When was the first traffic light invented and who was J.P Knight?

Let’s take a look at inventor J.P Knight and his landmark invention.

When were traffic lights invented?

Mr Knight came up with the idea for traffic lights after more than 1000 people died in road accidents in London in 1866.

While motor cars did not hit the streets of the UK until later in the 19th century, Knight’s system was put in place to regulate horse-drawn carriages.

The world’s first traffic lights were installed outside the Houses of Parliament near Westminster Bridge in 1868.

Knight based the system on railway signal lights.

They used waving semaphore arms operated by a policeman during the day and featured red and green gas-operated lamps for use at night time.

However, the gas lamp exploded and killed a policeman in 1869 resulting in the lights being removed.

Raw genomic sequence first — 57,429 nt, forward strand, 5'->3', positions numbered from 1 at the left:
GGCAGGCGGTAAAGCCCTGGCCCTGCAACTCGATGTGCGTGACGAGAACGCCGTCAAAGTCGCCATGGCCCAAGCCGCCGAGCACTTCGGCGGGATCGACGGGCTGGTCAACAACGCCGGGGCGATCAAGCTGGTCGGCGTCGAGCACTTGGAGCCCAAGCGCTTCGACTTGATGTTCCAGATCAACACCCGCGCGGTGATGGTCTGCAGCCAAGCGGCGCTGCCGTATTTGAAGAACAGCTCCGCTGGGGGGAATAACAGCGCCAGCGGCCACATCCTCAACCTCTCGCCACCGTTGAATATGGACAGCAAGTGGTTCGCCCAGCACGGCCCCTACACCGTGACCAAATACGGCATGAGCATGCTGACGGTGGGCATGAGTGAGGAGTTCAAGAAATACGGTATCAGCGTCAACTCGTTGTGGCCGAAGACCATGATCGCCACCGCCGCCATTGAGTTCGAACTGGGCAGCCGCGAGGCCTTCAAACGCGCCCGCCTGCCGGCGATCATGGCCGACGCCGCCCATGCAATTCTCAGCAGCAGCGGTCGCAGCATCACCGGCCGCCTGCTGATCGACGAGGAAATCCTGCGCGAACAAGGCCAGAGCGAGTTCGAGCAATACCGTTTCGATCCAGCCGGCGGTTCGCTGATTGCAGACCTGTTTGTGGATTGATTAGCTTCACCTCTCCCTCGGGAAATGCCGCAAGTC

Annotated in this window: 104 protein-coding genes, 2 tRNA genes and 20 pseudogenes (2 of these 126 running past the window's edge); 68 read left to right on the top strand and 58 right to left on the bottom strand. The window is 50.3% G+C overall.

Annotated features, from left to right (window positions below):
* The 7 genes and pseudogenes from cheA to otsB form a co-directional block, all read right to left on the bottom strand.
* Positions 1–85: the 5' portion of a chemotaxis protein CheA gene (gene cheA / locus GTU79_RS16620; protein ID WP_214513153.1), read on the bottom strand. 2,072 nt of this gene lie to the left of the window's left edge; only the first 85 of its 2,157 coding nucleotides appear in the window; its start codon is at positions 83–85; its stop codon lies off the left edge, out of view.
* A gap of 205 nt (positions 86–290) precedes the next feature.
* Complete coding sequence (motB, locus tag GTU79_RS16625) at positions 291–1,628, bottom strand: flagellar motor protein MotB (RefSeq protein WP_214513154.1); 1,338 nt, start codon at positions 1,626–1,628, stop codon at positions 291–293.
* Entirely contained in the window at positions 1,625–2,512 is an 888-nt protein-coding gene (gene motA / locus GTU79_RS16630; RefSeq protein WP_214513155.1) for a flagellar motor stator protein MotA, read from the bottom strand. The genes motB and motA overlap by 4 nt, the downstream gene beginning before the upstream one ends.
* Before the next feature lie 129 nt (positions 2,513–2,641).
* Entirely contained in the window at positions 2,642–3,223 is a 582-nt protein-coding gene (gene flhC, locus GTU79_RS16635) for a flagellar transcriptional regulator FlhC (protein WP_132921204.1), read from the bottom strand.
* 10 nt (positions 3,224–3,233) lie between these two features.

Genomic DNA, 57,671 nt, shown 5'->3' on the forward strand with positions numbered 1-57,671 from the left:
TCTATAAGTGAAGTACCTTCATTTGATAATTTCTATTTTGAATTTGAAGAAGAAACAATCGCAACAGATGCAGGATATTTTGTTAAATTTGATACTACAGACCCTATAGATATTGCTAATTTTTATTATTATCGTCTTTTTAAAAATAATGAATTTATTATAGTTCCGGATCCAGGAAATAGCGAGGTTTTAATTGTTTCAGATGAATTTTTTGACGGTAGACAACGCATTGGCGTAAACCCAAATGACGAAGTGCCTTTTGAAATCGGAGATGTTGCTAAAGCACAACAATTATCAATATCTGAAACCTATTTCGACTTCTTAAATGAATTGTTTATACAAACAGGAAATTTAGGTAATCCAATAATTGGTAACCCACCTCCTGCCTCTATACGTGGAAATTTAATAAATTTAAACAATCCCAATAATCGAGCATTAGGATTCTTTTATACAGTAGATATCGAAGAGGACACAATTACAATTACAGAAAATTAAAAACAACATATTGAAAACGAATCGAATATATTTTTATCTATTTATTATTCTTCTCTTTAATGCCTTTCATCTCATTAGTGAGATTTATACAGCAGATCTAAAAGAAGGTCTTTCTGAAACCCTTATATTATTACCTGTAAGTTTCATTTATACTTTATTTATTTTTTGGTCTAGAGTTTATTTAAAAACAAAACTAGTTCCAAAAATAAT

Modern traffic lights using the red-green lights system were first installed in Cleveland in 1914.

The three colour signals favoured by many countries, including the UK, were first used in New York in 1918.

In fact, it was not until 1925 when the next set of lights appeared in Britain turning up in the busy junction between St James's Street and Piccadilly in London.

These were operated manually by policeman. Automatic lights operating on a time interval became common in 1926.

Who was J.P Knight?

John Peake Knight was born on December 13, 1828, in Nottingham.

He left Nottingham High School aged 12 and worked in the parcel room at Derby railway station.

Knight enjoyed a successful career in UK railways and aged 20 was promoted to Traffic Manager of the London to Brighton line.

He is credited with improving the quality of rail travel in Britain – installing safe carriages and alarm pulls for women.

Knight and his wife Elizabeth had five sons.

The inventor died in 1886 and was buried in London's Brompton Cemetery.


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